Originally Posted by arnyk
Getting back to the basic question, a lot depends on the details of the room. If you sit relatively close and the room is well-damped you may be more critical of how the speakers and screen are placed with respect to each other. If you have a reverberant room and listen from a longer distance (compared to the ceiling height) then not so much.
In a normal sized listening room with reasonably low reverbation, placing a typical speaker closer to a reflective boundary surface will usually make it easier to locate as a point source. That's how the LEDR stereo-illusion was created in the early 80s. By adding strong artificial reverbation to the sound stimuli, the sound stimuli appeared to move towards the ceiling etc.
In my experience, placing main speakers close to the ceiling in a domestic sized listening room almost always tend to shift the perceived soundstage upward or smear the soundstage to beyond recognition...even if you angle it downward. Only in very reverbant domestic spaces you can get away with this placement, but at the cost of pretty severe soundstage smearing, diffuseness.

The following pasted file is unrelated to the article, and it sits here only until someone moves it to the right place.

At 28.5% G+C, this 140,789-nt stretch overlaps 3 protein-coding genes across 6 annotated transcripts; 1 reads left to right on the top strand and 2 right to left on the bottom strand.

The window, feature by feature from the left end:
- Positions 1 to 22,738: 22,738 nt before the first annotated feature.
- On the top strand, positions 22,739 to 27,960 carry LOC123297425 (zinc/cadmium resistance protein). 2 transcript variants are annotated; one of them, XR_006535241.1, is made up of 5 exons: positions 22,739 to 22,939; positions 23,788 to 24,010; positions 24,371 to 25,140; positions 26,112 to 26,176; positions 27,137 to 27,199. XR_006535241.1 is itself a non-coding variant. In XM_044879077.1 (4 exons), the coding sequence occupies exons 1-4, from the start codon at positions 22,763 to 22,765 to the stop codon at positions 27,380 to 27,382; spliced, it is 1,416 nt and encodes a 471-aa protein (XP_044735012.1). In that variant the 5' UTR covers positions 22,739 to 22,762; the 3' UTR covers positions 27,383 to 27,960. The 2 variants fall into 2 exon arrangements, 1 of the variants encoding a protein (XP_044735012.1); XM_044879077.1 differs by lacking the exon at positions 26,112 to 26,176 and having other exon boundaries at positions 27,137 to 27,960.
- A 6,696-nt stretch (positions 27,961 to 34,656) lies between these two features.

Then, of course there are situations where you want a smeared, diffuse soundstage full of reflections and inter-sound time differences, like for the surround channels. In my setup I use 8 surround speakers (four for left and four for right side) placed purposely quite close to the ceiling, at slightly different heights (to create time misaligned mirror sources), and evenly spaced out angularly from an angle slighty in front of the "sweetspot", to almost right behind me. This creates a truly immersive experience of the surround channels which contain mostly ambient sound effects that are not meant to be localized by the ear.
Main speakers near an undamped ceiling in what aspires to be a dedicated theatre room...nah...